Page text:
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Unformatted text preview: Monday, Feb 27th Sorting Algorithms, part II: Quicksort Mergesort Introduction to Trees But first STL Challenge Give me a data structure that I can use to maintain a bunch of peoples names and for each person, allows me to easily get all of the streets they lived on. Assuming I have P total people and each person has lived on an average of E former streets What is the BigOh cost of: A. Finding the names of all people who have lived on Levering street? B. Determining if Bill ever lived on Westwood blvd? C. Printing out every name along with each persons street addresses, in alphabetical order. D. Printing out all of the streets that Tala has lived on. Divide and Conquer Sorting Any time you see divide and conquer , you should think recursion ... EEK! The last two sorts well learn (for now) are Quicksort and Mergesort . 1. Divide the elements to be sorted into two groups of roughly equal size. 2. Sort each of these smaller groups of elements (conquer). 3. Combine the two sorted groups into one large sorted list. These sorts generally work as follows: The Quicksort Algorithm 2. Select an arbitrary element P from the array (typically the first element in the array). 1. If the array contains only 0 or 1 element, return . 30 1 77 13 69 40 21 3. Move all elements that are less than or equal to P to the left of the array and all elements greater than P to the right (this is called partitioning ). Divide 4. Recursively repeat this process on the left subarray and then the right subarray. Conquer 30 1 77 13 69 40 21 13 1 21 30 69 40 77 QuickSort USC Grad History Major Bio Major EE Major CS Major MBA Dropout Select an arbitrary item P from the array. Move items smaller than or equal to P to the left and larger items to the right ; P goes inbetween. Recursively repeat this process on the left items P Everything on this side is smaller than item P! Everything on this side is larger than item P! And item P is exactly in the right spot in between! Recursively repeat this process on the right items QuickSort USC Grad History Major Bio Major EE Major CS Major MBA Dropout P P 2 Select an arbitrary item P from the array. Move items smaller than or equal to P to the left and larger items to the right ; P goes inbetween. Recursively repeat this process on the left items Recursively repeat this process on the right items Select an arbitrary item P from the array....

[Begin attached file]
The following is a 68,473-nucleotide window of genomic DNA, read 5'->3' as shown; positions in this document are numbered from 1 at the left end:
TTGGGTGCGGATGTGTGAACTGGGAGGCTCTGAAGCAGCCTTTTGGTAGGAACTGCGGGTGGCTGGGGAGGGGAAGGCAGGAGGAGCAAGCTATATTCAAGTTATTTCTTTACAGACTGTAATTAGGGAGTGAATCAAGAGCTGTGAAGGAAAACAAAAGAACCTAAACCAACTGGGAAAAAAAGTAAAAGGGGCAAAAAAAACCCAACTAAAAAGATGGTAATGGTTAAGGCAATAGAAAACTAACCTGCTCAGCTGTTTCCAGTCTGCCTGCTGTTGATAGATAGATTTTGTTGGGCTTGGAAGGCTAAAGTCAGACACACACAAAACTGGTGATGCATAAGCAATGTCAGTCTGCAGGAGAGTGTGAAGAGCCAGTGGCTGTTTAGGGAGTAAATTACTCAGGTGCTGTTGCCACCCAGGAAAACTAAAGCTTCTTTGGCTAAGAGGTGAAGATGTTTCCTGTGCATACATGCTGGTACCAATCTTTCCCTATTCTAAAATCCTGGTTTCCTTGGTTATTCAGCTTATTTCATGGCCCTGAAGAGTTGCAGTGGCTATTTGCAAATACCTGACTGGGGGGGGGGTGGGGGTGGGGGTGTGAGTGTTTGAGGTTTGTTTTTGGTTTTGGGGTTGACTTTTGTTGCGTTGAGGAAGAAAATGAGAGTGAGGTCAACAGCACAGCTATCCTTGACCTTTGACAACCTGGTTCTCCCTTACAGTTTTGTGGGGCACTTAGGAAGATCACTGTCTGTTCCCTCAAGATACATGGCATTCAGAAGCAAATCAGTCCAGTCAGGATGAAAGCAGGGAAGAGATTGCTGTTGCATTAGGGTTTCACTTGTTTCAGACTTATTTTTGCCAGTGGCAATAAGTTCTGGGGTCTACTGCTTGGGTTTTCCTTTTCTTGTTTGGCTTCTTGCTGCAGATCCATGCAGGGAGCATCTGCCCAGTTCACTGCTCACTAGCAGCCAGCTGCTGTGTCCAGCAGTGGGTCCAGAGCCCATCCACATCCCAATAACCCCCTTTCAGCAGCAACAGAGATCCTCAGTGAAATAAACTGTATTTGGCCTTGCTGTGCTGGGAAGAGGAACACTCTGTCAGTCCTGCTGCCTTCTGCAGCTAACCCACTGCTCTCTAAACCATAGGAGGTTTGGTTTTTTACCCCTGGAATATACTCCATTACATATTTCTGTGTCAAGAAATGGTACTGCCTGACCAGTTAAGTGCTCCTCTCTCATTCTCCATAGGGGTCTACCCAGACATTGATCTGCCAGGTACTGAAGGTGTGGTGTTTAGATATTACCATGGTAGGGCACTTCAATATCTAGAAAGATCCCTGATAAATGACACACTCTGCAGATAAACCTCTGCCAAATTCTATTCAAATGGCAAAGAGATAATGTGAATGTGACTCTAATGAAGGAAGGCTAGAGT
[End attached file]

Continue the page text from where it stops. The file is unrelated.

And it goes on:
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This note was uploaded on 04/02/2012 for the course COMPUTER S 32 taught by Professor Smallberg during the Winter '12 term at UCLA.
 Winter '12
 Smallberg
 Computer Science, Algorithms, Sort

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